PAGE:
1. The liquid in the gel’s framework wouldn’t be able to stick to the framework as well.  This means that as the liquid is evaporated from the pores of the gel, it wouldn’t be able to exert as much force to draw the framework in on itself and so the gel would shrink less.
  2. The struts wouldn’t be able stick to each other as it did collapse.
  3. The collapse of the network that did result could potentially be reversed, at least partially.

2. Make the Gel’s Pore Fluid Less Sticky

Alternatively, if you replaced the fluid in the pores of the gel with something that has a low surface tension, the liquid in the pores of the gel wouldn’t be able to stick the framework of the gel as well as.  To do this you would exchange the pore fluid of the gel with a solvent such as:

  • Pentane
  • Hexane
  • Toluene

or even

  • Liquid CO2

3. Do Both

Combining both approaches, capillary collapse can be even further reduced, simultaneously eliminating internal stiction due to elimination of surface hydroxyls (or enough of them, anyway) and reducing the surface tension of the liquid in the pores.

Overall the goal is to balance the stiffness of the gel with the capillary stress that will result from evaporation.

The General Process

This is how subcritical drying is typically done.

  1. A gel is made using a standard sol-gel process like those in the Make section of
  2. The gel is purified with an organic solvent such as alcohol or acetone as it would be in preparation for supercritical drying
  3. The pore fluid in the gel is exchanged with an aprotic solvent such as pentane, hexane, or toluene (generally the aprotic solvent used is also a low-surface-tension solvent as well that can be evaporated later)
  4. The gel is chemically modified to replace its polar surface groups with non-polar groups by diffusing a solution of aprotic solvent and waterproofing agent into its pores
  5. The gel is purified by exchanging into pure aprotic solvent
  6. The gel is optionally exchanged into a different low-surface tension solvent if the current pore fluid is not suitable for evaporative drying
  7. The liquid in the gel is gently evaporated, causing the gel to partially collapse
  8. The gel springs back once the liquid has finished evaporating from it pores (on its own or sometimes under the assistance of gentle heating or vacuum)

Reading step 7, you may be able to appreciate why monoliths made by this technique have shape and size limitations–when the gel collapses, although only partially and temporarily, sharp corners and other stress concentrators can become aggravated and cracks can form.  Additionally, a complex three-dimensional stress state can arise in a thick parts as they collapse, since the outer edges dry exponentially faster than the inner volume.  This stress state can cause the gel to crack as it dries, limiting crack-free monoliths to small dimensions.

Replacing Pore Fluid in Preparation for Replacing Sticky Surface Groups

After a gel has been formed and purified with alcohol or other organic solvent, the gel is exchanged into an aprotic solvent of choice that is usually also a low-surface-tension solvent.  You would want to first exchange the gel into a solution of half of whatever solvent is in the pores of the gel and half of whatever solvent you want to exchange into to minimize shrinking and cracking before placing the gel into pure aprotic solvent.  Shrinking and cracking can easily occur at this step since polar organics, with relatively high surface tension, and aprotic low-surface-tension organics frequently exhibit a dramatically negative ΔVmixing–that is, when you mix them together the resulting mixture contracts.  Using half-and-half mixture helps to minimize this effect and ease the gel into contracting.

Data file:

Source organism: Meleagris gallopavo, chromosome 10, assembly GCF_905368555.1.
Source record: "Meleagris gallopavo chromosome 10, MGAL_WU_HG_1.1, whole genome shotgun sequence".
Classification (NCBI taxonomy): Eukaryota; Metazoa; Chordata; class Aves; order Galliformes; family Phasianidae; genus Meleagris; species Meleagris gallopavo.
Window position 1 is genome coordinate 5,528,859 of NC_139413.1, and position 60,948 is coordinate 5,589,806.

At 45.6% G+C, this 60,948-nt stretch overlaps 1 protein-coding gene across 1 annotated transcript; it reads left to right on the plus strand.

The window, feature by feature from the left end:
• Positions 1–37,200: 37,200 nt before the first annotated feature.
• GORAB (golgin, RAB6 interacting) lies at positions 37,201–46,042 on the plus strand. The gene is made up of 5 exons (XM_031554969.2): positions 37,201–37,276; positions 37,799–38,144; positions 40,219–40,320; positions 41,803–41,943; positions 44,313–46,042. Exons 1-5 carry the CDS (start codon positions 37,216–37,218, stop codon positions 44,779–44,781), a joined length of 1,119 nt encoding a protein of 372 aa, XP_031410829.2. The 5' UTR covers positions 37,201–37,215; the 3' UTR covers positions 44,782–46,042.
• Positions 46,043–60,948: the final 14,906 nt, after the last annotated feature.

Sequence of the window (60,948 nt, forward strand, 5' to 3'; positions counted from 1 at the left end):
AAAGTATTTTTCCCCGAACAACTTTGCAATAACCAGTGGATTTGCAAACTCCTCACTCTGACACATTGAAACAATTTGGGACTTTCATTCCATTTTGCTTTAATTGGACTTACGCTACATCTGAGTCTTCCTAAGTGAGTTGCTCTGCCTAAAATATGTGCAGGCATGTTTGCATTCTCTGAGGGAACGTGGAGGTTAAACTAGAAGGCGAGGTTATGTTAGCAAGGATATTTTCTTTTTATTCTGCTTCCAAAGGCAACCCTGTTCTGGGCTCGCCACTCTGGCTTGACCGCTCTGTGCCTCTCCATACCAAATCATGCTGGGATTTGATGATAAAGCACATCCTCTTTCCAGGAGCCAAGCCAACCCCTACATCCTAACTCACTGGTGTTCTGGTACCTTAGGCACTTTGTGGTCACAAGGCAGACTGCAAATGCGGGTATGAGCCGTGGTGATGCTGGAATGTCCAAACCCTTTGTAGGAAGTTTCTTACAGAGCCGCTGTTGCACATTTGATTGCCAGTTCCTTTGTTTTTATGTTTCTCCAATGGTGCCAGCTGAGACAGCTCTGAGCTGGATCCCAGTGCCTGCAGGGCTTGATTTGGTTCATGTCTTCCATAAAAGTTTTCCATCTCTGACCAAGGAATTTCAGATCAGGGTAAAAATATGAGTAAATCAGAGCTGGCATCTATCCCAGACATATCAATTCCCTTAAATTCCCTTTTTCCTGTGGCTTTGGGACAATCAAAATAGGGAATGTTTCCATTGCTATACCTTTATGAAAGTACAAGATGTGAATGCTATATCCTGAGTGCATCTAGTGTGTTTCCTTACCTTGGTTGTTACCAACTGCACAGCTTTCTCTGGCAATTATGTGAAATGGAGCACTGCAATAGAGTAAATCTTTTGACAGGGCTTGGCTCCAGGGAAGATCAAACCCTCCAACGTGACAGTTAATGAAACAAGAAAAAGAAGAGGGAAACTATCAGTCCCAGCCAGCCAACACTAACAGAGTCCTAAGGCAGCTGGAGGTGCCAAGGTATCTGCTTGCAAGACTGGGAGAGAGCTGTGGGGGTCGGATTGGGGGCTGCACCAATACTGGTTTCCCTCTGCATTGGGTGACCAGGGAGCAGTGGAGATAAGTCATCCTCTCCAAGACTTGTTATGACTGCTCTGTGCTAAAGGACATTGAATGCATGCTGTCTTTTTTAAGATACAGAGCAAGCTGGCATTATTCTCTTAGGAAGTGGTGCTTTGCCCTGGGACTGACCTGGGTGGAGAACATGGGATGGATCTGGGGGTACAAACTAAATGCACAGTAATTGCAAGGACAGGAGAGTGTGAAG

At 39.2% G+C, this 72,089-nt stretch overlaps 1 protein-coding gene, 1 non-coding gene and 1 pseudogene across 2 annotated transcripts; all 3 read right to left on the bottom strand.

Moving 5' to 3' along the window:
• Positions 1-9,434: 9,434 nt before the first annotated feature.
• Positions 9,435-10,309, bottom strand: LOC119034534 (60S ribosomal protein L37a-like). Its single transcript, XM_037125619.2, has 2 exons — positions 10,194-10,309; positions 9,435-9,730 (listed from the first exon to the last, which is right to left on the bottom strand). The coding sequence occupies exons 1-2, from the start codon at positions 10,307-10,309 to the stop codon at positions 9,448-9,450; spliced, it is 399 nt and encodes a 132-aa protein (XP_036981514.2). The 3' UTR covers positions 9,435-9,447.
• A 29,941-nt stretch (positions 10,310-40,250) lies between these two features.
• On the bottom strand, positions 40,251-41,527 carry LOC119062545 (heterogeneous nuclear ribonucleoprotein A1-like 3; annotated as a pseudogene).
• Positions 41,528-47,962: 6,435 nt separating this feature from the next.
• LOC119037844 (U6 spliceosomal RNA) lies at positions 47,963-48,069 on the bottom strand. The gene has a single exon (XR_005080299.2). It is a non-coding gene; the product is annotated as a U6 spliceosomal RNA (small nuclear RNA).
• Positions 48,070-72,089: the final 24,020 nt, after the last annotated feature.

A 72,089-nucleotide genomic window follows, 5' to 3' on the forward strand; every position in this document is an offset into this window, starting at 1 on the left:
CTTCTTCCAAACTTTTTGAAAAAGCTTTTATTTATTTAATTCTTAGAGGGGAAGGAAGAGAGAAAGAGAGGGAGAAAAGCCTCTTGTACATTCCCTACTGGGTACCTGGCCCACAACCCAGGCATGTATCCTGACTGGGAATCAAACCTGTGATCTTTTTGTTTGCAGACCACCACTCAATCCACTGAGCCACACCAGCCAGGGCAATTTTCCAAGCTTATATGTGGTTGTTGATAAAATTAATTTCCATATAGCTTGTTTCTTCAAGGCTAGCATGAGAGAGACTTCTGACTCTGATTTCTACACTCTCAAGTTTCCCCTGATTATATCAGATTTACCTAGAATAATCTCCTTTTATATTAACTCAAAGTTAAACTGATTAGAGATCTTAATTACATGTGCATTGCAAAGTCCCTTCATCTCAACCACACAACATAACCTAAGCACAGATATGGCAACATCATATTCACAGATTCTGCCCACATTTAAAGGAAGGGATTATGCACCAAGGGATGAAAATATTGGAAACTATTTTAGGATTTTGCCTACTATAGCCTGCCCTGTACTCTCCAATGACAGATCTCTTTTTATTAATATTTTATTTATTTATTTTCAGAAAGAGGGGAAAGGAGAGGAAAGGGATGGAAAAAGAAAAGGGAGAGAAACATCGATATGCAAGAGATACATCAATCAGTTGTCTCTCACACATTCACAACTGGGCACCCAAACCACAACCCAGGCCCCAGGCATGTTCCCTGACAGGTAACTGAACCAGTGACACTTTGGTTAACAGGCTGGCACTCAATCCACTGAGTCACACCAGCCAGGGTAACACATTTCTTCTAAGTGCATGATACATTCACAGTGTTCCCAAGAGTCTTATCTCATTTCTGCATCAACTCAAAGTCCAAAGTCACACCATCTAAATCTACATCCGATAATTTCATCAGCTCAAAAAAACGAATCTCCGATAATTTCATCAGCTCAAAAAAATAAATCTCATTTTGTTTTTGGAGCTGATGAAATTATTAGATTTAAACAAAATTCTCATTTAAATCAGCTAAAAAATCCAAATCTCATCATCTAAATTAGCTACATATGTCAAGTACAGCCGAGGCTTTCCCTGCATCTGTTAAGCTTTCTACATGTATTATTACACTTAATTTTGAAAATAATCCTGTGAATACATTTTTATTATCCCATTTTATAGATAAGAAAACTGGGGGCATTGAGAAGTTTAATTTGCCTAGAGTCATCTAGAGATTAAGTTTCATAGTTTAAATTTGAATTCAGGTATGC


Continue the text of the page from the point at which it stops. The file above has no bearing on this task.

Replacing Sticky Surface Groups

Replacing surface hydroxyls and similar polar groups is usually done after forming a gel by performing solvent exchanges into a suitable aprotic solvent such as acetone or acetonitrile, then soaking the gel in a solution of a waterproofing agent such as trimethylchlorosilane, dimethyldichlorosilane, or hexamethyldisilazane. These compounds will then diffuse into the pores of the gel and spontaneously react with the hydroxyl groups on the surface, replacing them with big, bulky non-polar groups such as trimethylsilyl or dimethylsilyl groups, depending on what waterproofing agent you use. Excess reagents and byproducts are removed from the gel by subsequent solvent exchanges of the gel into pure aprotic solvent (that is, something that doesn’t have an -OH group on it like water or alcohol do).

Read the article on silica aerogels and look for the animation at the end under “Waterproofing Aerogels” to see how this works with hexamethyldisilazane. It’s the same process used to waterproof aerogels as well!

Alternatively, you could make the gel with a silicon alkoxide such as methyltrimethoxysilane (MTMS) that introduces hydrophobic surface groups to start with, eliminating the need for post-gelation modification of the gel.  The result aerogels are generally white and not transparent but remarkably elastic–marshmallow-like–and can thus be dried subcritically.  X-aerogels, which are aerogels that have a conformal polymer skin applied over their skeletal surface, are frequently both hydrophobic and incredibly stiff and so they can also be subcritically dried.  See the article on Strong and Flexible Aerogels for more information.


Once the chemically-modified gels have been purified and exchanged into a low-surface-tension solvent, the solvent can be evaporated.  The solvent should be evaporated slowly, for example, by leaving the gel in a jar with a bit of pentane and then putting the lid on but not screwing it on tightly. Shrinkage that results may partially reverse itself after the gel is dry or can be assisted by heating the resulting dry material and/or placing under vacuum (this is called the “spring-back method”).

Now that you’ve learned about how subcritical drying of aerogels works, try making them for yourself!